There is not much to say after the Chinese Grand Prix. The race itself was spectacularly dull and controversy-free. (And I have left it my customary few hours to see if the stewards get involved — they haven’t.) It’s good not to have controversy, but we have become so used to it that it feels a bit empty to come away from a race with absolutely nothing to talk about!
What we can say though is that we are heading towards the final race of the season with Lewis Hamilton having slightly extended his lead. Ominously, that is exactly the same lead he had going into the final race last year — 7 points. On paper, it should be easy enough for him to simply finish 4th or above so that he can wrap up the title. But what if he gets the jitters?
Today we saw the calmer, more conservative Hamilton. It’s true that he didn’t ever have to go on the attack. Unlike in Fuji, he got a fine start. Besides, his advantage over Ferrari at Shanghai has been clear to see all weekend. So there was no reason for Hamilton to risk it and in the end he cruised to an easy victory with a 15 second margin.
That advantage might not exist in Brazil. Ferrari have won the previous two races at Interlagos, and Felipe Massa in particular tends to perform well on his home patch. What Hamilton needs to do is make sure he doesn’t get spooked if Ferrari perform well like they did last year.
There is a slight debate surrounding Ferrari’s team orders. Kimi Räikkönen had the advantage over Massa for the whole race, but mysteriously slowed down for a few laps towards the end of the race to let Massa pass before returning to his normal pace. The Finn knowingly chuckled when asked about it during the press conference.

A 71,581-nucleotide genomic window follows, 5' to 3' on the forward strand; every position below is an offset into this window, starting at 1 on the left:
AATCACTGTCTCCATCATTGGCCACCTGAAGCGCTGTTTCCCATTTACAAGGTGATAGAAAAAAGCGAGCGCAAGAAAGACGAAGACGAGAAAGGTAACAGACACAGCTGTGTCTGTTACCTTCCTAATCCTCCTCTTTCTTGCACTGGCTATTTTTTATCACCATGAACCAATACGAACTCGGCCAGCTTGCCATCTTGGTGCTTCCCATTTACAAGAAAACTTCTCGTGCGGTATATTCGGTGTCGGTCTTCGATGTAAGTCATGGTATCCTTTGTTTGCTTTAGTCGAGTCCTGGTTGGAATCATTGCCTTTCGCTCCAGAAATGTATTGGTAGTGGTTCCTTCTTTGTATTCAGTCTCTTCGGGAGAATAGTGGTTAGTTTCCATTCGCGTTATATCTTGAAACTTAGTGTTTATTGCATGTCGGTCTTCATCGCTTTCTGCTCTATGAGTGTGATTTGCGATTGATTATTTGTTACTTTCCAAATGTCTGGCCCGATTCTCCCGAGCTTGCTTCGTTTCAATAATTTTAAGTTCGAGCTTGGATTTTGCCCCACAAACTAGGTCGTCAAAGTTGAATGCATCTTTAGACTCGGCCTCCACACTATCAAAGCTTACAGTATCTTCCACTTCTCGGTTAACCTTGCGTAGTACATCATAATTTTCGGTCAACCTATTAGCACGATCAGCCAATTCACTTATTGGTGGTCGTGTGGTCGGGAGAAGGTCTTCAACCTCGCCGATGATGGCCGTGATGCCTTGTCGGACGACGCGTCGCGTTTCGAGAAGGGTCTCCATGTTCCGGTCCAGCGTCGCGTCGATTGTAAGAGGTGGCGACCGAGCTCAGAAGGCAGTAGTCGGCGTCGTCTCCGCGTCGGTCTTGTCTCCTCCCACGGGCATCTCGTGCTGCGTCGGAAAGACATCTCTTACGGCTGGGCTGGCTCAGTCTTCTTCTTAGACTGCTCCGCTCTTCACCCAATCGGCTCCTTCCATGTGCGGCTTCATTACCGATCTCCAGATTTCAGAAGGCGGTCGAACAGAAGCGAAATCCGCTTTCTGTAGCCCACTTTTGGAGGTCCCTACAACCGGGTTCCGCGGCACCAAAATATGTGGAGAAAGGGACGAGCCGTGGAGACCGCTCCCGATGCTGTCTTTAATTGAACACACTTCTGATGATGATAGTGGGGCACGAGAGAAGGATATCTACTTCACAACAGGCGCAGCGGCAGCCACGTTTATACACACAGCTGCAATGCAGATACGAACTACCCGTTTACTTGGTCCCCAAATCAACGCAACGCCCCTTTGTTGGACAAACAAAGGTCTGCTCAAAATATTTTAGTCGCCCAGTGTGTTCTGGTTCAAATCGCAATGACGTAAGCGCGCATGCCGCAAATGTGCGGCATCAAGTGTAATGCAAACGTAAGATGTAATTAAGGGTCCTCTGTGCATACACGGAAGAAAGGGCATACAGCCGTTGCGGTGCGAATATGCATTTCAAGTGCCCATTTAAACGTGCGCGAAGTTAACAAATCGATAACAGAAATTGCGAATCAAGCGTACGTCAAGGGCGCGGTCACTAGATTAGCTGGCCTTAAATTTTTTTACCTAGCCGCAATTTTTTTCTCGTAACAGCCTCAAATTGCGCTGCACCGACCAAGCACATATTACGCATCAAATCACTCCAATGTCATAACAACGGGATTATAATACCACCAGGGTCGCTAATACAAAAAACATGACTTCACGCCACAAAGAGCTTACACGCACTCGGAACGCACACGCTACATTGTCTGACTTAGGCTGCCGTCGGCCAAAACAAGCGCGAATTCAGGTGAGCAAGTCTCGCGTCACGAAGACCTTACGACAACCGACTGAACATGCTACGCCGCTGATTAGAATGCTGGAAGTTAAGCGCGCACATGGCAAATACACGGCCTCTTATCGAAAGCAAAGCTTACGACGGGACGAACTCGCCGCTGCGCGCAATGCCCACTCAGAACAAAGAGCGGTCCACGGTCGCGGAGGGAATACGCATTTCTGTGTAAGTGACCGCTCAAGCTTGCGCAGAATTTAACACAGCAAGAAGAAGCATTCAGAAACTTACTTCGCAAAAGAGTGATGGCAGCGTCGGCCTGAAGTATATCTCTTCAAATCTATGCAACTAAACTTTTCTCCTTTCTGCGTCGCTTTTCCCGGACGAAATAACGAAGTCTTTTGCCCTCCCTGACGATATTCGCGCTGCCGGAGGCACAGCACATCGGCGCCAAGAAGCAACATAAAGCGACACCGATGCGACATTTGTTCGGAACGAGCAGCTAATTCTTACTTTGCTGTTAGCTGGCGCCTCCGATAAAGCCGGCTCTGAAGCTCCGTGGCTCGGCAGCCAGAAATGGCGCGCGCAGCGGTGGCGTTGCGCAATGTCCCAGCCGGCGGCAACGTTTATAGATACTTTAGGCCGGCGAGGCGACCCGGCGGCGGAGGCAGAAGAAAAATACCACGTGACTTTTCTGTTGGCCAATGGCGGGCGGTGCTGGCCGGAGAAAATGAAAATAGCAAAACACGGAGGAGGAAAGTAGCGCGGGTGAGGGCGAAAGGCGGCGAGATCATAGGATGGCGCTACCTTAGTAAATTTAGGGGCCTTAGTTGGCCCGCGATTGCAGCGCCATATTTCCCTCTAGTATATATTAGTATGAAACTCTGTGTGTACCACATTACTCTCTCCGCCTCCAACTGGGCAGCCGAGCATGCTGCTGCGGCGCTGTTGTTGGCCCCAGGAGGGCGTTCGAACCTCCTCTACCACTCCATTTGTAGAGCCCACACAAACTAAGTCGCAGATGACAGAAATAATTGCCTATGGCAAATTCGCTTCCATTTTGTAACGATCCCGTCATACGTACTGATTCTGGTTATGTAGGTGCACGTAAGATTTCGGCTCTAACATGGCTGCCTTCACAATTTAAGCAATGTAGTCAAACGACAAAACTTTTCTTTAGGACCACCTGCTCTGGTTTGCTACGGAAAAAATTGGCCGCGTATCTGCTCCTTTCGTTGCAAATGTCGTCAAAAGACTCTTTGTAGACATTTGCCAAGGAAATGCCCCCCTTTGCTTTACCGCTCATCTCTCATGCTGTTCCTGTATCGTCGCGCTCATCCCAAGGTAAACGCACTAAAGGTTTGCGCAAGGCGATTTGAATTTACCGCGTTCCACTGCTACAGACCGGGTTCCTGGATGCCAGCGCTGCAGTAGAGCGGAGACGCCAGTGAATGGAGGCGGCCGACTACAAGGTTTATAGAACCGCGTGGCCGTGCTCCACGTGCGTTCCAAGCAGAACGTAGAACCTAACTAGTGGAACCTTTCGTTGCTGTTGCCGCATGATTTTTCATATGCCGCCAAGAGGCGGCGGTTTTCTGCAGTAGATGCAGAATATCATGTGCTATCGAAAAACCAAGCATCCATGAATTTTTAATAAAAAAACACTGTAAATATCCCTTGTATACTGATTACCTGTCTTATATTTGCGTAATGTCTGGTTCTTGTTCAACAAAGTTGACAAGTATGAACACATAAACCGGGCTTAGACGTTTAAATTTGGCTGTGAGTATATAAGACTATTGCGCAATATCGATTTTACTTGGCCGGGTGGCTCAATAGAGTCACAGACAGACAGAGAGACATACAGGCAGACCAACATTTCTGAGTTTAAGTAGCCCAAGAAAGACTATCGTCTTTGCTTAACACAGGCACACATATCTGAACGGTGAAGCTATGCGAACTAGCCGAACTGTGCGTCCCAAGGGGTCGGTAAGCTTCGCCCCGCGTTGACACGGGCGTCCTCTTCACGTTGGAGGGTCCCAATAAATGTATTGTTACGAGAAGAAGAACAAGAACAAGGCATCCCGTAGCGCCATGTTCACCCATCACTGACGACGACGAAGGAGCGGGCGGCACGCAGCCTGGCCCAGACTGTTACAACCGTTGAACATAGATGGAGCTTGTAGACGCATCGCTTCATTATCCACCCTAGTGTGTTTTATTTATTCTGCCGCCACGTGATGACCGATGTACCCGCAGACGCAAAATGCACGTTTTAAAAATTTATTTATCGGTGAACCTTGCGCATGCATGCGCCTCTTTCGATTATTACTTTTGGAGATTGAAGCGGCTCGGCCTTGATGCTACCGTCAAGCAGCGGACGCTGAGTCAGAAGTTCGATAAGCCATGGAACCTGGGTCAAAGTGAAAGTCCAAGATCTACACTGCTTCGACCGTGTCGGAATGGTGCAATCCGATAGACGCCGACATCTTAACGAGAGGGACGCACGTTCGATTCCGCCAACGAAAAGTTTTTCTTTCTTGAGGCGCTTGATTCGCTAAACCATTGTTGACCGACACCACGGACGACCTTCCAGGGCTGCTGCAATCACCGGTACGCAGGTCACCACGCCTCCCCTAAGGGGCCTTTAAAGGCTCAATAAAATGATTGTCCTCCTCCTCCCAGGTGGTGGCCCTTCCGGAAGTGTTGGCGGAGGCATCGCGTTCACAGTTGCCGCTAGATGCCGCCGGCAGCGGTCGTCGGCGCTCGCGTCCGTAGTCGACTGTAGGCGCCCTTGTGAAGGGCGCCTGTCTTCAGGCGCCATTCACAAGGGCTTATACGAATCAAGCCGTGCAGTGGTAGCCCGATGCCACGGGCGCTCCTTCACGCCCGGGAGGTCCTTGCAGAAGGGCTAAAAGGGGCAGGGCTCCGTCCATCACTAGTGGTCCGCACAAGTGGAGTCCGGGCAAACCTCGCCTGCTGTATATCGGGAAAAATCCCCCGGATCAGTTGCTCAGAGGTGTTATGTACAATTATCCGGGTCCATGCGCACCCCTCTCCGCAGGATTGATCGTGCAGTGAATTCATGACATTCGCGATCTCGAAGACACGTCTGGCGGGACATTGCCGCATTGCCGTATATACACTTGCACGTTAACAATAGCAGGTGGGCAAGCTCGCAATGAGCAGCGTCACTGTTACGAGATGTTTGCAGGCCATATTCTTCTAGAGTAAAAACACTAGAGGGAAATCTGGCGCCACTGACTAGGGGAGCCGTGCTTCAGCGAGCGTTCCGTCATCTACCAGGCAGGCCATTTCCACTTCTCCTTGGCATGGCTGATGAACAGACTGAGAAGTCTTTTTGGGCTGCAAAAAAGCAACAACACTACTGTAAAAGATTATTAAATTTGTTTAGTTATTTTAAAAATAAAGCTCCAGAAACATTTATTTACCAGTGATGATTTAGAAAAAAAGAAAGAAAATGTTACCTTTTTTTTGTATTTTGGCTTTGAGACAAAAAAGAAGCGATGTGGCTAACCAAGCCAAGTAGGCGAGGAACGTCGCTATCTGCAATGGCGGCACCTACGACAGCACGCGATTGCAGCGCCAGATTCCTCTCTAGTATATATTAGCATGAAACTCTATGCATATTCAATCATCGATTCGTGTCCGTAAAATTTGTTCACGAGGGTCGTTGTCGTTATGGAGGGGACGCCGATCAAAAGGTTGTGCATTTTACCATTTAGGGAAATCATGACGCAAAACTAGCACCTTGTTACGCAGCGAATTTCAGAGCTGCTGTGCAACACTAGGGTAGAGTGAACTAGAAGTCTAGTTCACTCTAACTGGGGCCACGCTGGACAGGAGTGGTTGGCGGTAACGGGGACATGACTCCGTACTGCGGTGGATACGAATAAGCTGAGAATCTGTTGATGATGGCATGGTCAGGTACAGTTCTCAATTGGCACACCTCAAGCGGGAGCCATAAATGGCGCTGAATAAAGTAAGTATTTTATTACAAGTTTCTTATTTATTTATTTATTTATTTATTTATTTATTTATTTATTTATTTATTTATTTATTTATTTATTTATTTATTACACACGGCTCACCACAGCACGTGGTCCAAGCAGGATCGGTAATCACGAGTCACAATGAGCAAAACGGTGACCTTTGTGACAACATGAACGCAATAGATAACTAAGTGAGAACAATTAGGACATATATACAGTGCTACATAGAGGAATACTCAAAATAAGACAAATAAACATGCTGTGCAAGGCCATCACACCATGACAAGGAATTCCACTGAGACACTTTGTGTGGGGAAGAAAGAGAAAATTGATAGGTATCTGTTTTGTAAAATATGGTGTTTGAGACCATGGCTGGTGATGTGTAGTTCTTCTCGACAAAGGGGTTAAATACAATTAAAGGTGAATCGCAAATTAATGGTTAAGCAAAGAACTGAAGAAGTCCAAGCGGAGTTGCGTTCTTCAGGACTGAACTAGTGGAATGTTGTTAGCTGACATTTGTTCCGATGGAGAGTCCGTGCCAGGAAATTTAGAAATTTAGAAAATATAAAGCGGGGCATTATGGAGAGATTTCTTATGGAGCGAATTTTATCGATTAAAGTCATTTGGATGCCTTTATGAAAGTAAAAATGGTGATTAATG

The hysteria surrounding team orders is nonsensical. All teams use team orders of some sort, it is a normal part of motor racing and has been for decades. The only reason team orders got a bad name was because of the botched switchover at the 2002 Austrian Grand Prix, which was quite rightly criticised. But that incident was so offensive because it took the supporters for mugs. Supporters know what was going on today though, and it was reasonable for Ferrari to ask Räikkönen to move over, allowing Massa to score two extra points which could come in very handy.
Meanwhile, outside bet Robert Kubica has dropped out of the championship hunt. I feel that he has been the best driver this season and he certainly deserves to win the title one day. I do hope he finds himself in a good enough car in the near future. In the meantime, it was always slightly surreal that Kubica was so close to the championship leaders for so long, and it must be admitted that he has done so mainly by hoovering up the points fumbled by McLaren and Ferrari rather than outright pace.
Kubica’s weekend got off to a bad start when he only managed to qualify 12th. As always, Kubica fought a strong race, but could only manage 6th just behind his team mate Nick Heidfeld. One day.
Unfortunately, there are almost no other talking points following today’s race. It wasn’t really worth the 7am start. That’s tilkedromes for ya.